Hush. My Garden is Sleeping!

Florence Cardinal Health Guide
  • A short while ago I wrote an article entitled "Sleep Disorders of Animals", discussing the sleep habits of various members of the animal kingdom. It's an established fact that all animals need sleep, not just human animals. It's probably no surprise to most people that animals need sleep. Anyone who spent any time with the family pet has no doubt observed this for themselves.

     

    But what about plants? Do plants sleep? Do plants need sleep? The answer to both questons is a resounding "YES." When discussing plants, however, the correct term is dormancy rather than sleep. All plants do need this period of rest, although it is true that some need more "sleep" than others. Plants in colder northern regions remain dormant much longer than plants in more temperate zones.

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    It may appear that some plants never become dormant. Evergreens, for instance, seem to be the same month after month. They may not lose their bright green foliage, but they do slow down and rest. The sap flows more slowly. No fresh growth is produced. Perhaps one could say they are just dozing.

    In tropical regions, plants seem never to rest, but they do. All plants have dormant stages. Just like humans, they need time to regroup and recuperate from a long season of producing buds, fruit, new leaves, roots and all that goes with being productive plants.

    People and other animals need sleep. If they do not get enough sleep, they suffer from sleep deprivation, become irritable, confused, unable to concentrate. Plants also need their rest. If deprived of their dormancy, they become weak, will not bloom and eventually may succumb to disease or insect infestation.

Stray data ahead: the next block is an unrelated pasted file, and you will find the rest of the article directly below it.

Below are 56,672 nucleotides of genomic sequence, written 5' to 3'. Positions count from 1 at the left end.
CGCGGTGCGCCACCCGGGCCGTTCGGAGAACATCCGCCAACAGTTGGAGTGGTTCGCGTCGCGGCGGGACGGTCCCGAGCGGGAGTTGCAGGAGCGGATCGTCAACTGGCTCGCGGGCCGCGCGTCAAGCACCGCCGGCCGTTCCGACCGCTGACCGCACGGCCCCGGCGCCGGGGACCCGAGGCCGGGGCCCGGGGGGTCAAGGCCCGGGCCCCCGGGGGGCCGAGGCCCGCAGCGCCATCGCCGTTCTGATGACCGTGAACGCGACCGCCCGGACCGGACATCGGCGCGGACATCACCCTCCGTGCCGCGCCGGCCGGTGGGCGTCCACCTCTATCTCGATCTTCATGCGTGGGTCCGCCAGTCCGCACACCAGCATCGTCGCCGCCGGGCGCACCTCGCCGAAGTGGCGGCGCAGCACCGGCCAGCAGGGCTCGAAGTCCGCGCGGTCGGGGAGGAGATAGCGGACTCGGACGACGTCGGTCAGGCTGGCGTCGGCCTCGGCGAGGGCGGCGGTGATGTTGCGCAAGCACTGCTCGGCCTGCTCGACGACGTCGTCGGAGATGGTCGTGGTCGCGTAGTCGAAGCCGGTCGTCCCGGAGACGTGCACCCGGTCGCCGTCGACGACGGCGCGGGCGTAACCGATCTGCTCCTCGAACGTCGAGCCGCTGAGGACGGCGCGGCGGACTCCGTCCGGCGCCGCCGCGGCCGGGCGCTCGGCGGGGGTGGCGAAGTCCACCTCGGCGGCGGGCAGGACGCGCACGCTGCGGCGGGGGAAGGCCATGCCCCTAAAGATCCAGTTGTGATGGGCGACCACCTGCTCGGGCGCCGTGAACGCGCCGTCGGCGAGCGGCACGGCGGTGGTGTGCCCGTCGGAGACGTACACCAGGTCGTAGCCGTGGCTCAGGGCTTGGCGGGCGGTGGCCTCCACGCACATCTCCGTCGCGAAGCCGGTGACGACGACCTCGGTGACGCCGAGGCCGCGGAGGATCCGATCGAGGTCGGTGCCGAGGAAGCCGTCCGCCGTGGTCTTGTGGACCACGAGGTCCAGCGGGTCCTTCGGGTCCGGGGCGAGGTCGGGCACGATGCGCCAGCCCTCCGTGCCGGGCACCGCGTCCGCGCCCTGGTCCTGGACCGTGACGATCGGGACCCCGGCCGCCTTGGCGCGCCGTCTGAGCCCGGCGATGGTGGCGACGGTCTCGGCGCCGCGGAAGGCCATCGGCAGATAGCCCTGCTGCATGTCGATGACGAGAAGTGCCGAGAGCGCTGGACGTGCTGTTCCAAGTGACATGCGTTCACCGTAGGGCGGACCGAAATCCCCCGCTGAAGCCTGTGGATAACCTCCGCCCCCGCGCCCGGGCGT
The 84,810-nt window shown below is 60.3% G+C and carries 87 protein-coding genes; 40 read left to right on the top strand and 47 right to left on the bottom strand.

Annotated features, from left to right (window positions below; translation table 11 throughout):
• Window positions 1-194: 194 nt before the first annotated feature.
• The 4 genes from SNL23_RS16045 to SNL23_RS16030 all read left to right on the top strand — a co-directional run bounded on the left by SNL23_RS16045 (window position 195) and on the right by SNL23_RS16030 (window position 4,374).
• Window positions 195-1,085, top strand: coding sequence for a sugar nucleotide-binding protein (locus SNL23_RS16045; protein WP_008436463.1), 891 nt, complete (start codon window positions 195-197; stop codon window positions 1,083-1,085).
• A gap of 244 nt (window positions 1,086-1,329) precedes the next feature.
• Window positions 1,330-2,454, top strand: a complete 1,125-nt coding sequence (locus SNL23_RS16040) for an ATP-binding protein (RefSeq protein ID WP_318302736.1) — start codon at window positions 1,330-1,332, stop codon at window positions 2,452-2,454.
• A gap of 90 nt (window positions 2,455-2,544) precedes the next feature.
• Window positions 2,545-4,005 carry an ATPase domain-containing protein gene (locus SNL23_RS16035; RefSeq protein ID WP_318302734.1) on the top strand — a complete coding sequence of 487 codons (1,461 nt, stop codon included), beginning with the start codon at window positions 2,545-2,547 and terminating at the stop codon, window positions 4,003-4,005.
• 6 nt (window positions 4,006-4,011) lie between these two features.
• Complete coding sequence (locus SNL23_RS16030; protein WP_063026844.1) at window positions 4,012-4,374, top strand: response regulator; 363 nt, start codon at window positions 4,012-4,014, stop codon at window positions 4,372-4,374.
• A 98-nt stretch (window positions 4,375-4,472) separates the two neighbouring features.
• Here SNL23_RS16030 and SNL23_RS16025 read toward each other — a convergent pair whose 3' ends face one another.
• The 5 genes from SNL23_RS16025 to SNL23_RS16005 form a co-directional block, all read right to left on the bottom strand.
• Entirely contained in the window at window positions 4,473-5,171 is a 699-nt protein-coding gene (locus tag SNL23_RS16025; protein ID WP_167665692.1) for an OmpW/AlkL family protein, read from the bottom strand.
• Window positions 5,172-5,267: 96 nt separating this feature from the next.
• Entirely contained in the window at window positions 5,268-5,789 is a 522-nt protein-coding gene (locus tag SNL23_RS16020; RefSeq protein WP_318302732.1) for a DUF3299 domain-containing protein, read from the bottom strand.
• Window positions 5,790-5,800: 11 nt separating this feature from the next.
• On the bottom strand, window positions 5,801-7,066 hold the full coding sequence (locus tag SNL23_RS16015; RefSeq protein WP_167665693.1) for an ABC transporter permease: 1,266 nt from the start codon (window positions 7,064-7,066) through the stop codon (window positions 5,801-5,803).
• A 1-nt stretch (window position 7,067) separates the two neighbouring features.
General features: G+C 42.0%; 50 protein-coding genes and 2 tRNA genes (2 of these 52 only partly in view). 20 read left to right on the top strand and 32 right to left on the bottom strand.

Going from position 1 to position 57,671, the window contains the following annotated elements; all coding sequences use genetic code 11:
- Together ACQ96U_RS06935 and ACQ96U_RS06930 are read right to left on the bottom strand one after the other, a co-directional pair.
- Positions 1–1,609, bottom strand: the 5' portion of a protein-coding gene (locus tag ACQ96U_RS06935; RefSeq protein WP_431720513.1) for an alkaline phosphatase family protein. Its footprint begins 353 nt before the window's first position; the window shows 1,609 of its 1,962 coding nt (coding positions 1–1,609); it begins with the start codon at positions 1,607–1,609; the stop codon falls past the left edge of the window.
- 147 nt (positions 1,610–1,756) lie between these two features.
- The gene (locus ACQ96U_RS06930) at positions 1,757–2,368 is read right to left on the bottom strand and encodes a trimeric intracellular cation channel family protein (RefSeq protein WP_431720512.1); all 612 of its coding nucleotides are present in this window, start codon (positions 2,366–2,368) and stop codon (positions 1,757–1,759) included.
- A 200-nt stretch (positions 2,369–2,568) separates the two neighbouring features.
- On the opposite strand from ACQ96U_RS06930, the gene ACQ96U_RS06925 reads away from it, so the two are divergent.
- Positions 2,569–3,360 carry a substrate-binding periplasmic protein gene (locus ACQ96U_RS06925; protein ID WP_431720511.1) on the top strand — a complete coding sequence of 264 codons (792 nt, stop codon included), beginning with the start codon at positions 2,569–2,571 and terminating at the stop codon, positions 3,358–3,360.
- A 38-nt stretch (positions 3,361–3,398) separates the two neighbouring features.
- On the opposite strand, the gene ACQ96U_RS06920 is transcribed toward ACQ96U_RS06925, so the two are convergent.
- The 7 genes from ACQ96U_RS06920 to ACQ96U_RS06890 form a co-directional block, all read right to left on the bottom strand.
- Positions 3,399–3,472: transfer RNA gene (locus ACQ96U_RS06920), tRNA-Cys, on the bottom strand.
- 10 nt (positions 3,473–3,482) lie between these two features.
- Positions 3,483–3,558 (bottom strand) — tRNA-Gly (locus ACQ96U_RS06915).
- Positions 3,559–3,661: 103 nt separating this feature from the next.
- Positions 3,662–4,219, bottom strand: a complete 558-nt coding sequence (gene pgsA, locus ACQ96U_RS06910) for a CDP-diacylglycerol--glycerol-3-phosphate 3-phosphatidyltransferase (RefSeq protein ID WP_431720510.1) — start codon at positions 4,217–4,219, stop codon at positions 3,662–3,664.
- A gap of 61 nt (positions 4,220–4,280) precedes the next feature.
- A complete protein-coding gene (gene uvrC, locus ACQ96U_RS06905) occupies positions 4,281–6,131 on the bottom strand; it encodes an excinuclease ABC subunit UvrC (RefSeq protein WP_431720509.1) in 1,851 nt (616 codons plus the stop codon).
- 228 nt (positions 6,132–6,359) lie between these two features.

So how do plants know when it's time to rest? There are several ways. For some plants, it's a change in the amount of moisture they receive. Others know that when the nights become colder and frost turns the leaves to brilliant hues, it's time to shut down for a rest.

    But for most plants, it's a change in the rhythm of day and night. Days become shorter, nights become longer, because, just like humans and other animals, plant life is ruled by rhythm.


    As I mentioned earlier, some plants have rest periods at other seasons, but most choose the winter. Take a walk in a winter forest.

    Look around you at the deep green needles of the spruce and fir trees. Don't let them fool you. They aren't as perky as they look. They're dormant. Look at the deciduous (leaf shedding) trees and shrubs. Don't let then fool you either. They aren't dead. They are merely at rest.


    Spring is just around the next bend in the river. Imagine all this foliage awakening, stretching, yawning. Just like you. And look! New buds to herald their awakening. It's the perfect time for you to stop and smell the roses.

Published On: March 06, 2008